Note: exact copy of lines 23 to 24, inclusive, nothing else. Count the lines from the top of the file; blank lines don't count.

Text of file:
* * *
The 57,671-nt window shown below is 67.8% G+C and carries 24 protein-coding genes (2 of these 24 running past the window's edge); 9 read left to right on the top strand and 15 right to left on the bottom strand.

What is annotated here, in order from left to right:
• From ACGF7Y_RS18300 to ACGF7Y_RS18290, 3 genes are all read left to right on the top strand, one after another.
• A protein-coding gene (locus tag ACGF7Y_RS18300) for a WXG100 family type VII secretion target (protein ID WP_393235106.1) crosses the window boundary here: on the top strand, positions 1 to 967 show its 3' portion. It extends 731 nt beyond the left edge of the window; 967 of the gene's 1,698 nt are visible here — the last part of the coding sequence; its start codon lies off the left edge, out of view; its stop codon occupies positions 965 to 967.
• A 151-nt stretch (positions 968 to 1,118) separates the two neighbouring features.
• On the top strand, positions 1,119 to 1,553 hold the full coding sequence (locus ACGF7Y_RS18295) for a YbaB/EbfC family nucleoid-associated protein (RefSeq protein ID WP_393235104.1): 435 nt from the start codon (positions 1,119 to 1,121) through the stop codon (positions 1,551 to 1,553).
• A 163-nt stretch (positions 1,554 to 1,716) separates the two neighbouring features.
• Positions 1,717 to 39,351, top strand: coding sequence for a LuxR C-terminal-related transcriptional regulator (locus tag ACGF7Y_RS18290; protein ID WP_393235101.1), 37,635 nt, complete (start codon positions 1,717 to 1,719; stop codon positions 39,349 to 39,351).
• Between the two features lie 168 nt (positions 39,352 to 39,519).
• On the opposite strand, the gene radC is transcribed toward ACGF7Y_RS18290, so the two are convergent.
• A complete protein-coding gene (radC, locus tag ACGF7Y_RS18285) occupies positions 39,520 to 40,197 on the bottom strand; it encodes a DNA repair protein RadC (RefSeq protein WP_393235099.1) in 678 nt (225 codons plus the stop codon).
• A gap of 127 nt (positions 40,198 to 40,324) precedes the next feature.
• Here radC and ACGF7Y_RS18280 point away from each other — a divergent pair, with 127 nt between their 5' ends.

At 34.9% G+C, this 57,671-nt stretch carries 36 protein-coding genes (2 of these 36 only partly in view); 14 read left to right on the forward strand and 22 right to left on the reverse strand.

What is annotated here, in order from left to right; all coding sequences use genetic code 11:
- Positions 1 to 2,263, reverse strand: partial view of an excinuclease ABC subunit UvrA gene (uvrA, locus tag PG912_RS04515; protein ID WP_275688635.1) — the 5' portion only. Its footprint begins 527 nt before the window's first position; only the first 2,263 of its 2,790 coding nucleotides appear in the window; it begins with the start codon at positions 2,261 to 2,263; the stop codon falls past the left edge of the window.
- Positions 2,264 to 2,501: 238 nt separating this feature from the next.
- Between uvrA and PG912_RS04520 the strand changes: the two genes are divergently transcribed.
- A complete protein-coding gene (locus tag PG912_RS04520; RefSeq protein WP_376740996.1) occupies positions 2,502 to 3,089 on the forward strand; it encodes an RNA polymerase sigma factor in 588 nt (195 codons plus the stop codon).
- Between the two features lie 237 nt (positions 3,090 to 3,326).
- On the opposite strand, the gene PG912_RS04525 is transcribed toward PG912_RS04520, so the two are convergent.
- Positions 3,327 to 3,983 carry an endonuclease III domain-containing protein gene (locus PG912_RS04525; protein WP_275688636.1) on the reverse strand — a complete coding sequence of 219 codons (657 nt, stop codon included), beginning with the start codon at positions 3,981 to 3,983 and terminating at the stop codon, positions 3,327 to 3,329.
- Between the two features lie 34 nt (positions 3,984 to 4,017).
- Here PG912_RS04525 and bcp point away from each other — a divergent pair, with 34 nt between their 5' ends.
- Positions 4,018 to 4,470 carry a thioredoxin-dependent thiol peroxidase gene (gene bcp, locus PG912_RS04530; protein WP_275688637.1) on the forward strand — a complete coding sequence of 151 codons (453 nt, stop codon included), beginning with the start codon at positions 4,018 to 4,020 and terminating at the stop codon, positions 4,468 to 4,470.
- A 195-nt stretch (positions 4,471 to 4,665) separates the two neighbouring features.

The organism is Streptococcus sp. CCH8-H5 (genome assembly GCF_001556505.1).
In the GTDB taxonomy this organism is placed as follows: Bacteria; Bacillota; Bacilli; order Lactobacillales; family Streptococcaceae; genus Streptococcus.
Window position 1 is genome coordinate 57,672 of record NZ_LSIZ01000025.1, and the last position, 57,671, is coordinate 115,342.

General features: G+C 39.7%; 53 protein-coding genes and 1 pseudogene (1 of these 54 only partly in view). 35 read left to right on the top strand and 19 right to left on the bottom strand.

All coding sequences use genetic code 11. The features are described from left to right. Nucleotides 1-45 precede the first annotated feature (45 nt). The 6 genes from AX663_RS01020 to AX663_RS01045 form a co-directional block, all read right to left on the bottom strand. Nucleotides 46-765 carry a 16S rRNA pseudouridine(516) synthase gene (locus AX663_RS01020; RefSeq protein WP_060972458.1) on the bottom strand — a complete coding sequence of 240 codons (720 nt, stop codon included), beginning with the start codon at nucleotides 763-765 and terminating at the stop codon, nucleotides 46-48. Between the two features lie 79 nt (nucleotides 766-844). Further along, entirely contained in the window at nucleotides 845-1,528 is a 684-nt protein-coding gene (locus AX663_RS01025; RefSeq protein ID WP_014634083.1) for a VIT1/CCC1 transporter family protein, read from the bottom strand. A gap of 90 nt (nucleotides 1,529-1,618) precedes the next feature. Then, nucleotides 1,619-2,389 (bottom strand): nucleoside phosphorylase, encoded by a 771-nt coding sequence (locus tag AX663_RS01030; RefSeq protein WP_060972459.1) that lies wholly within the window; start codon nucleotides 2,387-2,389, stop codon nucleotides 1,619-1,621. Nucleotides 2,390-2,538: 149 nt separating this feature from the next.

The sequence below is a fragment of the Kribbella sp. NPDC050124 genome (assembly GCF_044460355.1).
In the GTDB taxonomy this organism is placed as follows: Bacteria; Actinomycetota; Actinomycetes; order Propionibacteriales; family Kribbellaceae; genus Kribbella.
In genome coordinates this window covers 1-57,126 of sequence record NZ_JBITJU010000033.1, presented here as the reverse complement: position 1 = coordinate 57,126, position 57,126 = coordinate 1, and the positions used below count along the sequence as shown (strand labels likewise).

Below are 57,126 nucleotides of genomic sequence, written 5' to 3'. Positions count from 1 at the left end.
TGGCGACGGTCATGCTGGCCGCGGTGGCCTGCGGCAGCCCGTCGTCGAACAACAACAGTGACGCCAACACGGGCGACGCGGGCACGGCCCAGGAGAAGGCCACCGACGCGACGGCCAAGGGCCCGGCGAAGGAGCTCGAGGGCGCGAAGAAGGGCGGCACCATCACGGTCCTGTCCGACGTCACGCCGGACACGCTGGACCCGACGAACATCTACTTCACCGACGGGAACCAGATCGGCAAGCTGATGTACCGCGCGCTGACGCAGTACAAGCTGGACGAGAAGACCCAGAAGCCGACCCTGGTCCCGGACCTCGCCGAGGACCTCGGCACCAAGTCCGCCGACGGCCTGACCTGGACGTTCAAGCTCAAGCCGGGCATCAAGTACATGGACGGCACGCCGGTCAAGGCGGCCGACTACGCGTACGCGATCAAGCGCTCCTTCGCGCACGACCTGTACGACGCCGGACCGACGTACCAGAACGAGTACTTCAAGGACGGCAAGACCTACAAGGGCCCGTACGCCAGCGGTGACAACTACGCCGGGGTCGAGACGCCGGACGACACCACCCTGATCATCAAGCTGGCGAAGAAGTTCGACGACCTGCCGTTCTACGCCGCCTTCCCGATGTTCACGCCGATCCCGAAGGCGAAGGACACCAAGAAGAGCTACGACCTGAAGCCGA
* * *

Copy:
- Between the two features lie 34 nt (positions 3,984 to 4,017).
- Here PG912_RS04525 and bcp point away from each other — a divergent pair, with 34 nt between their 5' ends.